Nevertheless, the Federal Ministry of Water Resources takes care of the bulk of water supply and management, while the sub-national entities (states and local governments) are responsible for treating and distributing water. But the activities of the sub-national governments in the provision of water have been described as lethargic responses.
In other words, states and local governments seem not to guarantee end-user satisfaction. This has resulted in the failure of the downstream sector of the water supply agenda in exploiting bulk water supplied by the Federal Government and channelling it for domestic and industrial purposes.
As part of the policy framework or new agenda of managing the water sector, authorities in the water sector are making a case for the economics of water. They see water as an economic commodity that must be paid for. The authorities claim that in the water policy document, states are supposed to be paying for the bulk water that they tap, and recover their cost, which has not taken the due course.
Such remittance by the states must be backed by strong regulations. That is the reason the authorities are pushing for Water Resources Bill to be passed into law. The wider implication is to promote corporatisation of state water agencies in view of the fact that the Federal Government does not have a water board. The only water board which people erroneously believe belongs to the Federal Government is the Federal Capital Territory (FCT) water board that is under a city’s administration.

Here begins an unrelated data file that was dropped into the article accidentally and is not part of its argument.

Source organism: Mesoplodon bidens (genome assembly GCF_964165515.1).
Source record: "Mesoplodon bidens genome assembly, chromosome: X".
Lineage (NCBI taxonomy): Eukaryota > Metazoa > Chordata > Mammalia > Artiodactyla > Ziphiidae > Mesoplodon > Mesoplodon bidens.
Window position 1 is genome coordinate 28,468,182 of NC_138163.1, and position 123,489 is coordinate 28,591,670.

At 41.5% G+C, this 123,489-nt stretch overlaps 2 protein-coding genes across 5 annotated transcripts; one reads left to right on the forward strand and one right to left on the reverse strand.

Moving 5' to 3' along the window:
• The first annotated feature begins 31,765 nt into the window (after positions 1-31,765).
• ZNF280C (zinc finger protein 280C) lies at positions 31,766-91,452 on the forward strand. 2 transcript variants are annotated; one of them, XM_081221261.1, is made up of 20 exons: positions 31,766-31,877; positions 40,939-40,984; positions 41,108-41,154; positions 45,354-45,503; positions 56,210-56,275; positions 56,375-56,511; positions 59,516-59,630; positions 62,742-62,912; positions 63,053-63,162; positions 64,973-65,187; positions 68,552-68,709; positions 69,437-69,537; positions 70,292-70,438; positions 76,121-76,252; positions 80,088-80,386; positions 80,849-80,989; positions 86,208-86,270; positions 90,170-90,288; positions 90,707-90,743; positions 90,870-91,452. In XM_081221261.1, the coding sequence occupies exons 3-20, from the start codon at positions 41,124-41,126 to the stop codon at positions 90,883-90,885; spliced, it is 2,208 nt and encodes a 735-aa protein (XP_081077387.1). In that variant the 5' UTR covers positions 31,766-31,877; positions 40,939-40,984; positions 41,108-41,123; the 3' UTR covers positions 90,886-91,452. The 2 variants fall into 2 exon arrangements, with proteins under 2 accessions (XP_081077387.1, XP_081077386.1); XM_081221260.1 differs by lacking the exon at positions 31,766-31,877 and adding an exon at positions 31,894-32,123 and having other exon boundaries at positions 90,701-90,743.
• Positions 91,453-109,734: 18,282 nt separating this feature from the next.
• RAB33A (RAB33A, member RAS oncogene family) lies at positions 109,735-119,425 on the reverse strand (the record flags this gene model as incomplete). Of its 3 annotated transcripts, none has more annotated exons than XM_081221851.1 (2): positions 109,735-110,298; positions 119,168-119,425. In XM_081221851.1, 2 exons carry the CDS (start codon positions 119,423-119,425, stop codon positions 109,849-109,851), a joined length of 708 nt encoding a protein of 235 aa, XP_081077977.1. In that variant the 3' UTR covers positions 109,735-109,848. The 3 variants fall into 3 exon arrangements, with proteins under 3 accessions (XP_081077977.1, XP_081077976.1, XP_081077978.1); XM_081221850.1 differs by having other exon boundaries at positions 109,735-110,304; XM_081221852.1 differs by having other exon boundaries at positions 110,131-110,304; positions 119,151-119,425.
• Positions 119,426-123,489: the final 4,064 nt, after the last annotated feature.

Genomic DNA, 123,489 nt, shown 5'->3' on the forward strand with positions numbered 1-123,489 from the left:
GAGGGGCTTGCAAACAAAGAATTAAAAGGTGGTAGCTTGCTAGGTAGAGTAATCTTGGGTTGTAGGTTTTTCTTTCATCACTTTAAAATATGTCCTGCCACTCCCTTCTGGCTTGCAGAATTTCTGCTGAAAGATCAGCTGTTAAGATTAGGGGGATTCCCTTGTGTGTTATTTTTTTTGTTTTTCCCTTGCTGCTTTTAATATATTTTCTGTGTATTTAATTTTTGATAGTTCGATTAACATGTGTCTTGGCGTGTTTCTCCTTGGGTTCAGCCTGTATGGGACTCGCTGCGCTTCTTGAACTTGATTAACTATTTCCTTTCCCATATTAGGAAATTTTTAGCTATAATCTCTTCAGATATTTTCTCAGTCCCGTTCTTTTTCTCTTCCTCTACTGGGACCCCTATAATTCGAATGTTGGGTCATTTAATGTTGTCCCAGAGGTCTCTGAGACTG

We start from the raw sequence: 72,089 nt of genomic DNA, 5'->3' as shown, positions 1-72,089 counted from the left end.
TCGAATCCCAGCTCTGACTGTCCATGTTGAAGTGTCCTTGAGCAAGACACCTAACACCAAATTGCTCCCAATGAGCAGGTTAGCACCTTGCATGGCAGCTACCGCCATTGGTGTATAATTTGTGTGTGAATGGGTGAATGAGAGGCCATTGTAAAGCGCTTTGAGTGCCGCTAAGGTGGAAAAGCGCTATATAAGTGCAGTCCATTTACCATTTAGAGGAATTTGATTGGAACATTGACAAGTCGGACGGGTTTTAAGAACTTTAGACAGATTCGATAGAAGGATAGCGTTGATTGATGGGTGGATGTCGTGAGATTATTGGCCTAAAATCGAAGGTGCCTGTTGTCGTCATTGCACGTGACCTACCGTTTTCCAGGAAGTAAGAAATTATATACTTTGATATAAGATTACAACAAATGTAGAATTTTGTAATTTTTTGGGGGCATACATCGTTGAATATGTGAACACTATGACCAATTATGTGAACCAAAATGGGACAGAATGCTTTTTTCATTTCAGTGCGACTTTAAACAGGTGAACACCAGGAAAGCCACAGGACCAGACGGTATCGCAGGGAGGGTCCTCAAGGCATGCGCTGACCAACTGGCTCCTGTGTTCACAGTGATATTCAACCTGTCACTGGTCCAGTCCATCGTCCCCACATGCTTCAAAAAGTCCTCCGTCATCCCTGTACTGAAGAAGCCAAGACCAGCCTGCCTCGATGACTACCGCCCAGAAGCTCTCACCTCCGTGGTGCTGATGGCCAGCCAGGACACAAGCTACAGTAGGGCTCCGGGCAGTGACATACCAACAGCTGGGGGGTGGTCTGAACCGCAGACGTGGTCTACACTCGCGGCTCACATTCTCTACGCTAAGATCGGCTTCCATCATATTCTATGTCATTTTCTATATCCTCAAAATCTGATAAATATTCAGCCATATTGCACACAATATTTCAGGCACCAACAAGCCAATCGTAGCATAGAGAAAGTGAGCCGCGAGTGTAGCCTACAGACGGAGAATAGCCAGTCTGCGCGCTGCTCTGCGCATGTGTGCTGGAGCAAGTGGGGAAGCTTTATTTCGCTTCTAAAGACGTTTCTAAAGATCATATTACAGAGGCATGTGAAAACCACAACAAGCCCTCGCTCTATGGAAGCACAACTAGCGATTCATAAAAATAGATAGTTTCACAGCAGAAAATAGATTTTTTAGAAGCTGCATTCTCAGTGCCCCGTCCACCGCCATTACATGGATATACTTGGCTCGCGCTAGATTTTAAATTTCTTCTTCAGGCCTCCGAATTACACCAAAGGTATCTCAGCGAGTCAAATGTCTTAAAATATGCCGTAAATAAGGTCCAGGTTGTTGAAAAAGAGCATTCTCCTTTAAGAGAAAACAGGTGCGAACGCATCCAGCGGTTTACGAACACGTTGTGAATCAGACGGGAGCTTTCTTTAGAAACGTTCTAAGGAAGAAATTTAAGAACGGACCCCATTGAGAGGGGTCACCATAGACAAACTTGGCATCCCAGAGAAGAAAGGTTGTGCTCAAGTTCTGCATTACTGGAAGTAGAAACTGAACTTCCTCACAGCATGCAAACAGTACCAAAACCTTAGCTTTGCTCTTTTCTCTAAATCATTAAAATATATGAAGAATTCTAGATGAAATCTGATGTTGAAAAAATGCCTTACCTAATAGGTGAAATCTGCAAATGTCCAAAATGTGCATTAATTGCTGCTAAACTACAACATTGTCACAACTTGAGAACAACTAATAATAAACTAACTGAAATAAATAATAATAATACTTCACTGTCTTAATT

The National Urban Water Sector Reform Programme, which is in its third phase, is supporting states to corporatise, and to improve their capacity to do proper billing towards effective cost recovery. It is hoped that investors will be encouraged to run water schemes and ensure that people have the capacity to run water plants efficiently. Such could provide the opportunity for water availability and sustainability.
However, the commercial approach to water has met a great deal of resistance. Consumers and some human right organisations do not see any justification to pay for water because they see water provision as a social service and a gift from the heavens. They are promoting a crusade against any aspect of privatisation and commercialisation of water as they regard water as a basic human right.
Filling the gaps in the coverage of water is important. Perhaps now is the time to look at the opportunities of reform available and seek ways to institutionalise them. Planning is critical and it requires a comprehensive and integrated approach. Planning for sustainable water supply is not only about infrastructure, it is also about urban planning. If the environment is not planned, water systems will be difficult to plan.
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The country needs effective planning to map water assets in order to identify what needs to be replaced, expanded, and the budget needed for operation and maintenance.